Bonne année tout le monde! Happy 2011! I can say that still, because here en Suisse for the entire week it is not uncommon to hear people wishing each other (even strangers on the street) une bonne année. It seems out of the depths of November and December’s endless gray, rain, and snow, January is welcoming us with *mostly* clear blue Winter skies and sunshine that gives everyone just a little spring in their step.
As we enthusiastically open all the blinds to welcome the warm sunny glow into our home, I take another clementine from the worn wooden fruit bowl on the counter. I love clementines – the bowl is almost empty as I realize my husband and I have consumed over a kilo of the little bright fruit in just a weekend. I like that they peel easier than oranges in that I don’t end up with a splattered sticky mess all over the table by the time I’m ready to take my first bite, and I like that they have a little more punch than an orange does. Each bite of a clementine is like taking in a little piece of bright optimism that gives me a feeling 2011 will be quite the eventful year.
I don’t know all the foods that are supposed to bring luck for the New Year, as we never really had any New Year’s traditions growing up. I guess I could have made a large bowl of black eyed peas but really, I’m not a big believer in luck either. I’m a believer in recognizing opportunity. I think success is often determined by not just hard work, but also the ability to recognize a fortuitous moment to act (or not act) and to be able conduct ourselves appropriately when that instant occurs. So instead of hoping for luck this year, I want to hope for clarity, for seeing that opportunity. It’s one thing to have goals, for work, for family, for fun, but it’s another to see when something will help/hinder the realization of those goals. Clear insightful vision of the roads available to take is a totally separate thing to hope for.
In the spirit of vision, I see color as the symbol of any luck “charm” on my New Year’s plate – the bright orange clementines and green scallions decorating the sweet fried chicken reminded me of our trip to Burano, Italia during our Venezia adventures over the Christmas holiday. After a 30 minute boat ride over the chilly sea, it was a rather crisp and dreary day (though at least we were not wading in a foot of water like when in Venice proper!) – and yet, the colors of this little island would make even the grounchiest of grinches smile. I imagined bright fresh fruit as we walked along each of the streets -
I see lemon, blueberry, plum, melon…. even the umbrellas look cheerful airing out during one of the few dry moments of the week. Seriously, how could one not feel uplifted wandering around this town?
Strawberry, orange, grape…. The orange building was my favorite. Orange just seems like the perfect color, projecting warmth and invitation – like a cozy fire you want to sit near when things seem a little too unforgiving outside. So whether or not orange is indeed traditionally “lucky” for the New Year’s (cause I haven’t a clue), I decided it was the perfect color for my plate. I celebrated the arrival of 2011 with sweet orange chicken, and snacked on a gazillion of my favorite little clementines in the rare golden Winter sun.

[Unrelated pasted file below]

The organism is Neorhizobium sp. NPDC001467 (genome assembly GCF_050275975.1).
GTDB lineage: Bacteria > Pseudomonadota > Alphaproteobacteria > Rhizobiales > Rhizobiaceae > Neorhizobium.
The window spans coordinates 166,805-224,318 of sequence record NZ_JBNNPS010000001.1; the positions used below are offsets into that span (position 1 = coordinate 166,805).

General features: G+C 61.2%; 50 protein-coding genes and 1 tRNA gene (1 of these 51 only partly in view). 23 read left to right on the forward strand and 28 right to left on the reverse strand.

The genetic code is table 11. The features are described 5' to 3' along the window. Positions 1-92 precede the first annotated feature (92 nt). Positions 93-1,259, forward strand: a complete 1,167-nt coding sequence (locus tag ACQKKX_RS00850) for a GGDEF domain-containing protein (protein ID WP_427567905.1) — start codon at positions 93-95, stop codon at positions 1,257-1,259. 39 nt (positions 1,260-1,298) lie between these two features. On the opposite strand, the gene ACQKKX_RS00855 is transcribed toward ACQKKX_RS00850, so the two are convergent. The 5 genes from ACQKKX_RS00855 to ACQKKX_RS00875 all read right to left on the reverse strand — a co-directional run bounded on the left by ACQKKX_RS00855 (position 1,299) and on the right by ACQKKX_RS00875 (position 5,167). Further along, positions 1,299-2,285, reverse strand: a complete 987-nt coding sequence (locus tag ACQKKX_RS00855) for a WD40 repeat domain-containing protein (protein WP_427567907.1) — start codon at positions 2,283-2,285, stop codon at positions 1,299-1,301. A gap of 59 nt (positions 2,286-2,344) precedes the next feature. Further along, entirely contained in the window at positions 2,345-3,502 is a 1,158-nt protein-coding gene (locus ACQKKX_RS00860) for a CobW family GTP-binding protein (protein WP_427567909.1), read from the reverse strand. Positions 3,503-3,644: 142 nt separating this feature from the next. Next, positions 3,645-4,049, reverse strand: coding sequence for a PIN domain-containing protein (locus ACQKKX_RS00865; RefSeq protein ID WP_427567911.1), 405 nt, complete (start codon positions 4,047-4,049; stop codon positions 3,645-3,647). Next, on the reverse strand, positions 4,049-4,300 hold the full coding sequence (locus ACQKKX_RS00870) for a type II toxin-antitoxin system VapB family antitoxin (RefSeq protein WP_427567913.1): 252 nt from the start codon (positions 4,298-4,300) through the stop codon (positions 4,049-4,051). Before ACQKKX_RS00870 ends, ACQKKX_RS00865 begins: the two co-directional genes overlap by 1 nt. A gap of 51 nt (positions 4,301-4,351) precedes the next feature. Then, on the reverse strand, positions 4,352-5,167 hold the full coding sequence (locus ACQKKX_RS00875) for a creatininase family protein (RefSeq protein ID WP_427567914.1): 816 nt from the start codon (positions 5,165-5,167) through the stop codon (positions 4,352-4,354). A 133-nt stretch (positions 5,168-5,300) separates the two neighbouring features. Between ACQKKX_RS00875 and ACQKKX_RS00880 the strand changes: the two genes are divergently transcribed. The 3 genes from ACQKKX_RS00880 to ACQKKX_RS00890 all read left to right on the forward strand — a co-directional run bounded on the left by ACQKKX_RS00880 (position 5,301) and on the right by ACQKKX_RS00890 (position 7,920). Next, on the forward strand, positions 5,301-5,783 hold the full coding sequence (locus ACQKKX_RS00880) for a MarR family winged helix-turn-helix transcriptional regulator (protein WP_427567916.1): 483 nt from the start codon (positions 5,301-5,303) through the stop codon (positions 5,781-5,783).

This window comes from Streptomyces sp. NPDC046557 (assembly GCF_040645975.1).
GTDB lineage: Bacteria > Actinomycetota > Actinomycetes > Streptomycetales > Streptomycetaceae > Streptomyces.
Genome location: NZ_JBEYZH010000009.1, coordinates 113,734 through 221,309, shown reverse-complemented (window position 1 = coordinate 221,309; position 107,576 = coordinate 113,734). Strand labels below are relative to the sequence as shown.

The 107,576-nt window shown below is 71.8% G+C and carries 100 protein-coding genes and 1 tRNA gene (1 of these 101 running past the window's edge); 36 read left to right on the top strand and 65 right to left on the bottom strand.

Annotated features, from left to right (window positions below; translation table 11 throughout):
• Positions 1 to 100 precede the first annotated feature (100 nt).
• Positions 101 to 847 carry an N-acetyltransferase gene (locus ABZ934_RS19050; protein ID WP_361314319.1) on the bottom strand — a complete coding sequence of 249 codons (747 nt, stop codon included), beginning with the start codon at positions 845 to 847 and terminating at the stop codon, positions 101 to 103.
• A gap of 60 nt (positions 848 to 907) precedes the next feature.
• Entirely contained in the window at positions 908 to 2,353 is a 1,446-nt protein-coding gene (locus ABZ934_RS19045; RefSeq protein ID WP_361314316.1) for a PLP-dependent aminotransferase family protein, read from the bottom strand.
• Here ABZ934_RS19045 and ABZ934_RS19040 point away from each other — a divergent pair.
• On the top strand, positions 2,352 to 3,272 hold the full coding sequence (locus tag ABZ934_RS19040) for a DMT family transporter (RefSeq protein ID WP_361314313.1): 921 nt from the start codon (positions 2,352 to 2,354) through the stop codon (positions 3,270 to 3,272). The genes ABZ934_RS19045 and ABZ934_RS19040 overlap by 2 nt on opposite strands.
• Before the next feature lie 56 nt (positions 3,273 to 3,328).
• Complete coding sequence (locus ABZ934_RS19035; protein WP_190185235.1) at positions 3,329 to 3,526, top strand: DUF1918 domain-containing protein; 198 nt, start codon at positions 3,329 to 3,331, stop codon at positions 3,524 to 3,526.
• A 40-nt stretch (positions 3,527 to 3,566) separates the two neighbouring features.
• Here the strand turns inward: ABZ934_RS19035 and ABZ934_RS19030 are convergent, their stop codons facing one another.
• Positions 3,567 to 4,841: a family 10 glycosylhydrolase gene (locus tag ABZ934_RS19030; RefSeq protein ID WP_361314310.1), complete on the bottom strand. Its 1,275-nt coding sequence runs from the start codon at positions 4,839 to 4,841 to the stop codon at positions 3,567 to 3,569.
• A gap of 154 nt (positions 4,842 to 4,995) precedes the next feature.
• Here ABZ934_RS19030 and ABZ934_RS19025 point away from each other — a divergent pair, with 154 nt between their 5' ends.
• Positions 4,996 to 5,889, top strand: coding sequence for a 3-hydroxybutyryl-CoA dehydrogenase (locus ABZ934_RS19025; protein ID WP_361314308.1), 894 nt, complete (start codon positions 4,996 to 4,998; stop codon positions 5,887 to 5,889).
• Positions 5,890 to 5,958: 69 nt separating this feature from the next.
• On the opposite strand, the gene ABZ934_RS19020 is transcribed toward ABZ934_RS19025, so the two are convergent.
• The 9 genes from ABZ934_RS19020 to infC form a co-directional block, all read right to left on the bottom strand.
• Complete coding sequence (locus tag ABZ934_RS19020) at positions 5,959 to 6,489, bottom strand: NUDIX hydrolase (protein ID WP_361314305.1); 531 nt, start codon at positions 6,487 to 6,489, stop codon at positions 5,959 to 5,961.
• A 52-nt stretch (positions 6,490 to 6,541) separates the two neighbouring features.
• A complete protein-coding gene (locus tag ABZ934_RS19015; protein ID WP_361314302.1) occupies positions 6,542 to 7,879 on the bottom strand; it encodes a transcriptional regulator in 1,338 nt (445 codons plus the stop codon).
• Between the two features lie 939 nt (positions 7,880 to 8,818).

In these still short days of Winter, it’s a good thing to invite a little color into our lives, and our tastebuds
Adapted from Smells Like Home (originally from Cooking with America’s Test Kitchen)
Prep Time: 10 min for chopping veggies
Total Time: 1 hr 30 min
1 1/4 cup chicken broth
1/4 cup sesame oil
1 1/4 cup orange juice
zest of one orange
1/3 cup rice vinegar
1/3 cup tamari (gluten free) or soy sauce
2/3 cup sugar
4 cloves garlic, minced
1.5 tbsp. ginger, grated
1/2 tsp. cayenne pepper
1 kg. chicken wings (about a dozen)
2 tbsp. cornstarch (or other starch of your choice)
1/4 cup cold water
2 large egg whites
2 cups cornstarch
1/2 tsp. cayenne pepper
1 1/2 cups olive oil
clementine segments, sesame seeds and chopped scallions (for garnish)
1. Add all of the marinade ingredients to a medium saucepan and stir with a whisk until all is incorporated. Transfer 1.5 cups of the marinade to a large sealable plastic bag and add the chicken wings to the marinade in the bag. Marinate the chicken in the refrigerator for about an hour.
2. Meanwhile, heat up the rest of the unused marinade (which should be still in the saucepan) on the stove and bring to a simmer. This will become the sauce. Blend 2 tbsp. cornstarch and cold water together to form a very loose paste, and add this to the sauce. Keep at a simmer for at least one full minute until the starch dissolves and becomes clear. Then remove from heat.
3. In a large shallow bowl whisk the egg whites until foamy. In a second large shallow bowl combine 2 cups cornstarch and cayenne seasoning. Take the chicken out of the refrigerator and discard the marinade. Dredge the chicken wings in the egg whites and then the cornstarch and set aside on a separate plate.
4. In a large pot heat the oil until 350F. Fry the chicken wings a few at a time about 3 minutes and then flip over and fry about 3 minutes more. You may need to work in batches depending on the size of your pot. Also crowding the pot may cause the temperature of the oil to drop which will affect how long you need to fry so that the chicken is fully cooked. Once cooked, lift out of the oil and drain on a paper towel to remove any excess oil.
5. Serve chicken wings with your favorite steamed rice and drizzle sweet orange sauce on top.